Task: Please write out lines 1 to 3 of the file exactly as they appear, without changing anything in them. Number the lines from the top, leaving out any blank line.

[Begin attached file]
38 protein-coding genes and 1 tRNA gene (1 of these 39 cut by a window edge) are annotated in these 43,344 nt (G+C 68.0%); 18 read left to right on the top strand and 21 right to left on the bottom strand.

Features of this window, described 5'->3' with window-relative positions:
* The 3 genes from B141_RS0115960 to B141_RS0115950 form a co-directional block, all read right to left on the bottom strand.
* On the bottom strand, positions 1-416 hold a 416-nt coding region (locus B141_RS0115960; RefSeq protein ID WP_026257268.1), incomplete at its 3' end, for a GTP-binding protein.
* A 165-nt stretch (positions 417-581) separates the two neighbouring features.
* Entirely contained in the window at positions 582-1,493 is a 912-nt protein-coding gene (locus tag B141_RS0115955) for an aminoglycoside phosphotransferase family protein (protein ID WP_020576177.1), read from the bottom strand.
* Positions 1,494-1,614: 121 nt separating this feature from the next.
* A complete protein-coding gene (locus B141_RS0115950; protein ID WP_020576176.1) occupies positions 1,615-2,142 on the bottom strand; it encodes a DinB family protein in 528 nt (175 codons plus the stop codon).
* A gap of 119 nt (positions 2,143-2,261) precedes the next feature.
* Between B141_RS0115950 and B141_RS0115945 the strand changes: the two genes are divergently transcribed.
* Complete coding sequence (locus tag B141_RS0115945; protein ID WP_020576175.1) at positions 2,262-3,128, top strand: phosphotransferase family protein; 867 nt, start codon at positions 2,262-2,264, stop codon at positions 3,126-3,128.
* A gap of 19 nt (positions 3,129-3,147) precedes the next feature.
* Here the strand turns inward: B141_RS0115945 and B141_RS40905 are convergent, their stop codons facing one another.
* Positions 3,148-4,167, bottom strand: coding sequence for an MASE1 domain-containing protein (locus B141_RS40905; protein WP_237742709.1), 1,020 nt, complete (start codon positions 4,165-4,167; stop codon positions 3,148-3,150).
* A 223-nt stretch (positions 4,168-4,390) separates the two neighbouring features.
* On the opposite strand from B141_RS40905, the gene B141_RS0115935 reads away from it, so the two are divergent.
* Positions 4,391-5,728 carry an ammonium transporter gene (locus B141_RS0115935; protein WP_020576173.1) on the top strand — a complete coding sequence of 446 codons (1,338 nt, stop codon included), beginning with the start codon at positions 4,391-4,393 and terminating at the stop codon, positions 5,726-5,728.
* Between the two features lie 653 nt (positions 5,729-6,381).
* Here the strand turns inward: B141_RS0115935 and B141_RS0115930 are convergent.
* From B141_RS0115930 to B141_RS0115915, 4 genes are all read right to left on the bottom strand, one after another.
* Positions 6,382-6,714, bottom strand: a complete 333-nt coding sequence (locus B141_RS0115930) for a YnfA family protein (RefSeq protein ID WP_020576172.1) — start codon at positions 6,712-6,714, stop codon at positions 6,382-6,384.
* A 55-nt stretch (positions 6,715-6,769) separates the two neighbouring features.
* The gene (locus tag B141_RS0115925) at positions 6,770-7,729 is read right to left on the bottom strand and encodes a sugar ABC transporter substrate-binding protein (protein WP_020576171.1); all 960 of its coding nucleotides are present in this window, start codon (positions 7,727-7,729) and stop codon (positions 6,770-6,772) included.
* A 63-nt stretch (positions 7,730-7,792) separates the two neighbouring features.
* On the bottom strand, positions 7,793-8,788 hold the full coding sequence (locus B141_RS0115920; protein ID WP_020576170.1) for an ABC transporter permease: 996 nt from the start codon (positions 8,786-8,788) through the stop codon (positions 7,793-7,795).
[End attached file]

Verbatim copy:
38 protein-coding genes and 1 tRNA gene (1 of these 39 cut by a window edge) are annotated in these 43,344 nt (G+C 68.0%); 18 read left to right on the top strand and 21 right to left on the bottom strand.

Features of this window, described 5'->3' with window-relative positions:
* The 3 genes from B141_RS0115960 to B141_RS0115950 form a co-directional block, all read right to left on the bottom strand.